A couple of years ago, the Pew Research Center told us that Vermont was the second most secular state in the Union. But, at least according to The Economist, Vermont also boasts of the second highest rate in the Union of sightings of flying saucers.
Make of those factoids what you will. Perhaps they might at least help to explain why the Vermont press has paid almost no attention to the search that has been going on since last fall for a new bishop of the Roman Catholic Diocese of Burlington, since Bishop Salvatore Matano moved to the Diocese of Rochester, New York.
The new bishop will be chosen by Pope Francis. But how does he choose and where does he get his advice? The website of the U.S. Conference of Catholic Bishops, describing the process, talks about broad consultations, but evidently only among the ordained -- priests, other bishops and so forth.
Not a word about the laity. Point this out to the more old-fashioned sort of Catholic, and you’re likely to be told firmly that "the Catholic Church is not a democracy." Of course it isn’t. No more than the average business, or university, or hospital, or television network, or NFL team and so on. At least if what is meant by "democracy" implies that all the members of a particular institution should vote for their leaders, or that Americans should vote, say, for members of the Supreme Court or the President’s cabinet.
The reforms that are necessary will take a long, long time. For two reasons: first, because some of the insiders will resist them strenuously (as Pope Francis is already discovering in his attempts at change); and second, because regaining the trust of individual Catholics, to say nothing of broader public opinion, cannot come overnight. Nor should the needed reforms be only those imposed from the top down, the kind that say, "Trust us, we know what’s best and we’ll fix it." That approach has been pretty thoroughly discredited (and not only in churches).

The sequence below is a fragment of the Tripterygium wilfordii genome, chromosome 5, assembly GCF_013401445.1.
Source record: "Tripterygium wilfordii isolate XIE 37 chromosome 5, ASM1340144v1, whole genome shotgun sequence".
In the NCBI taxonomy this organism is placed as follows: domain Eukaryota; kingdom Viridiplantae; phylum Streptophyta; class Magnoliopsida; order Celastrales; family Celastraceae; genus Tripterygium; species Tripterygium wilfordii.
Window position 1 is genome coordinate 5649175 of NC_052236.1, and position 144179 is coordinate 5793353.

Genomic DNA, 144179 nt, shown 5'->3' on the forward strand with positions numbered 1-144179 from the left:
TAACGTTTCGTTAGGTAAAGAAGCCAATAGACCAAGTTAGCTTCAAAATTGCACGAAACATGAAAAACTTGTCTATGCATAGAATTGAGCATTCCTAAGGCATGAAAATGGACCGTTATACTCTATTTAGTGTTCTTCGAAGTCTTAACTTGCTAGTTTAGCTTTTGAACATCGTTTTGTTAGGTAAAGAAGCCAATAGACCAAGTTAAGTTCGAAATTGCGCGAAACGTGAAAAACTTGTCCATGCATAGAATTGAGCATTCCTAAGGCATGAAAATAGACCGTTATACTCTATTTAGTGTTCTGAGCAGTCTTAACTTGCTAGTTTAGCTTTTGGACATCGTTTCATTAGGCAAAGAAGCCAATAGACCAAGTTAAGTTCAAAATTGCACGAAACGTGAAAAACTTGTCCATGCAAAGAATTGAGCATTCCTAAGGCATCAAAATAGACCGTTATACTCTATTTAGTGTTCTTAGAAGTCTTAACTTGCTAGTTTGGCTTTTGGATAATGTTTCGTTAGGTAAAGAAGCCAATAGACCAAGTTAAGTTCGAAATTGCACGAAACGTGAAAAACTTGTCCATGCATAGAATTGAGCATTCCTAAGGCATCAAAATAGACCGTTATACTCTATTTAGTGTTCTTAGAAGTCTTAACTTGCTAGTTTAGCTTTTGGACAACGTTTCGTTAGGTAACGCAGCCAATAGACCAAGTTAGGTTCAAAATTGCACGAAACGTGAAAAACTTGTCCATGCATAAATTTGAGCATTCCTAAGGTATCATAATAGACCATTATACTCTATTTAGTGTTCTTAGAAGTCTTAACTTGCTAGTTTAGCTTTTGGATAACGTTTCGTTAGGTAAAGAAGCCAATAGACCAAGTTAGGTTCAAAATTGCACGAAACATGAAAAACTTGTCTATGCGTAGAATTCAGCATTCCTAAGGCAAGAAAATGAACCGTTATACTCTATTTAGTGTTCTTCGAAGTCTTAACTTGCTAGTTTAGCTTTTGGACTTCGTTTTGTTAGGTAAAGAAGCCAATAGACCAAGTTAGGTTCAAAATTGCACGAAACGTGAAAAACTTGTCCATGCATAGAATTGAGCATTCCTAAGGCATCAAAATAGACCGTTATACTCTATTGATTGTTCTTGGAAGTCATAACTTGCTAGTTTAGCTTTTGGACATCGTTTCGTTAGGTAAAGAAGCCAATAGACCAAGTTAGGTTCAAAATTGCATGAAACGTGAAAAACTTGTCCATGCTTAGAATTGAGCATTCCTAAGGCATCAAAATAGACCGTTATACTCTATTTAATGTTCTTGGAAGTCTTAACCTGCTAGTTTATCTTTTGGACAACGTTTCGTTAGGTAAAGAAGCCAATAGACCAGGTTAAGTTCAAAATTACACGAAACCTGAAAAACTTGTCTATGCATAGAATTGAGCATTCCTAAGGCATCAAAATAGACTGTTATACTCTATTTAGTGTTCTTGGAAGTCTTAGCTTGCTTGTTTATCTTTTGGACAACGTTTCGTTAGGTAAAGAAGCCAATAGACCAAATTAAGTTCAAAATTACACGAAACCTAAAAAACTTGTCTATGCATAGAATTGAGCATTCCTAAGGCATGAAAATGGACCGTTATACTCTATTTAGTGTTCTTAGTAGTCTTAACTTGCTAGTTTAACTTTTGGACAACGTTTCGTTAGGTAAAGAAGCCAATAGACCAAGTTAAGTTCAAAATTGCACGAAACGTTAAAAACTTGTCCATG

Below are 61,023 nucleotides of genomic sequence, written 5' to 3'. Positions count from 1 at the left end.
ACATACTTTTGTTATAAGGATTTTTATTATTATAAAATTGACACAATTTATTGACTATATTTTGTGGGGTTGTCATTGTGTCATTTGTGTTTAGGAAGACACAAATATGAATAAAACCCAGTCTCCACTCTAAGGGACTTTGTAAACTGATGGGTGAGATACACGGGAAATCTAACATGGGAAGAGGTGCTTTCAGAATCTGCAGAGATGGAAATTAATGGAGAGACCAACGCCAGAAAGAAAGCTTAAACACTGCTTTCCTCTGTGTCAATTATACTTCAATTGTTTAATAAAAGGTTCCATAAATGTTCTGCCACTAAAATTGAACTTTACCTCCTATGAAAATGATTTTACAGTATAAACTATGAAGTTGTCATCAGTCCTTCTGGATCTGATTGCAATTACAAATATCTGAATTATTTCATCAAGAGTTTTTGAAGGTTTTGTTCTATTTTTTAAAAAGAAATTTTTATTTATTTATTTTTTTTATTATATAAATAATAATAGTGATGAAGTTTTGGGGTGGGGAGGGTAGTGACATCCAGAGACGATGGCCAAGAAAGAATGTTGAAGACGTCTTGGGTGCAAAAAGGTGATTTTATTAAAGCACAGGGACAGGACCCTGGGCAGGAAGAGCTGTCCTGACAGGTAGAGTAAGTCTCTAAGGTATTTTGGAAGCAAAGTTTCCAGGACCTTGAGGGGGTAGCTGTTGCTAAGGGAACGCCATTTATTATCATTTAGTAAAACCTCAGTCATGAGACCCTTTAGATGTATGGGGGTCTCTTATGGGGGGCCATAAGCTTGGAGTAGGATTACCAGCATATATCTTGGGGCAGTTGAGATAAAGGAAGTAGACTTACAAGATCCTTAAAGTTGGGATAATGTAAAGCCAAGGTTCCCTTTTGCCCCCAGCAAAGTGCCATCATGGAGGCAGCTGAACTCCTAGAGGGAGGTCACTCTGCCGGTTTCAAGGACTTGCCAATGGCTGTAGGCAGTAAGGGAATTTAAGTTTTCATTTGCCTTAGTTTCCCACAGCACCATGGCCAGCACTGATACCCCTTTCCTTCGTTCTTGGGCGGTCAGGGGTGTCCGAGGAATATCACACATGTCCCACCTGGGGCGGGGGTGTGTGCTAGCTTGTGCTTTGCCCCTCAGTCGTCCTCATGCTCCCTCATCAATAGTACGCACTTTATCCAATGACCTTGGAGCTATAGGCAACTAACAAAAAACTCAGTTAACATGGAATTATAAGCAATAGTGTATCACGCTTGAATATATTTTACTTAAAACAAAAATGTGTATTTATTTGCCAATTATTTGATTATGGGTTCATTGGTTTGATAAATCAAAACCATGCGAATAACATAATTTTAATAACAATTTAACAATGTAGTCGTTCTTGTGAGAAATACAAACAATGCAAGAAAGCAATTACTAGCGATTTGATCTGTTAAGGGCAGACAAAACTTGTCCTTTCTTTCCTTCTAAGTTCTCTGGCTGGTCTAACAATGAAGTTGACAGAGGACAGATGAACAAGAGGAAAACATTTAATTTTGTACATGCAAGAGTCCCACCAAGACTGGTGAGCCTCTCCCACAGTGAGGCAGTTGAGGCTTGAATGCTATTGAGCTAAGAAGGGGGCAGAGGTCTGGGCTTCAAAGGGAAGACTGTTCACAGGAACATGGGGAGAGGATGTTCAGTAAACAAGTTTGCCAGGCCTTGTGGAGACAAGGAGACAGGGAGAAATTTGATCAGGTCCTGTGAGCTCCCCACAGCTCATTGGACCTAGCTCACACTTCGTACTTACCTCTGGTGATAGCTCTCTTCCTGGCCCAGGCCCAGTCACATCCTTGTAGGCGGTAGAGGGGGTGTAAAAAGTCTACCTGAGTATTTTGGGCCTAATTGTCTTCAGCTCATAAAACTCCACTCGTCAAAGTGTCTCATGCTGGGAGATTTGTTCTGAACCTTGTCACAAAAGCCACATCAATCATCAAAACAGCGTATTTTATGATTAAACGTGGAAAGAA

Of course reform will have to come from the top, but it will also have to come from the bottom. To this end, a small group called Concerned Catholics of Vermont was formed some two years ago to see what it might contribute to thinking about the church’s future here. At present it has two primary aims, modest but necessary. The first is to work for the appointment of a new bishop willing to seek help from those concerned by the Church’s loss of moral authority, a bishop who is capable of listening sincerely to those in his charge. The second is to encourage the new bishop to call for a diocesan synod (a general gathering of Vermont Catholics, both lay and ordained) to consider ways in which the church may carry out its work most effectively and most in concert with Christian principles. The last synod held here took place over forty years ago. Much has changed since then, and it is time for a fresh look and fresh ideas.
Concerned Catholics of Vermont will hold a day of reflection and prayer on Oct. 18, and we invite you to join us. More information is found at our website: http://www.gmcatholics.org/.
Nicholas Clifford is a former professor of history and provost at Middlebury College.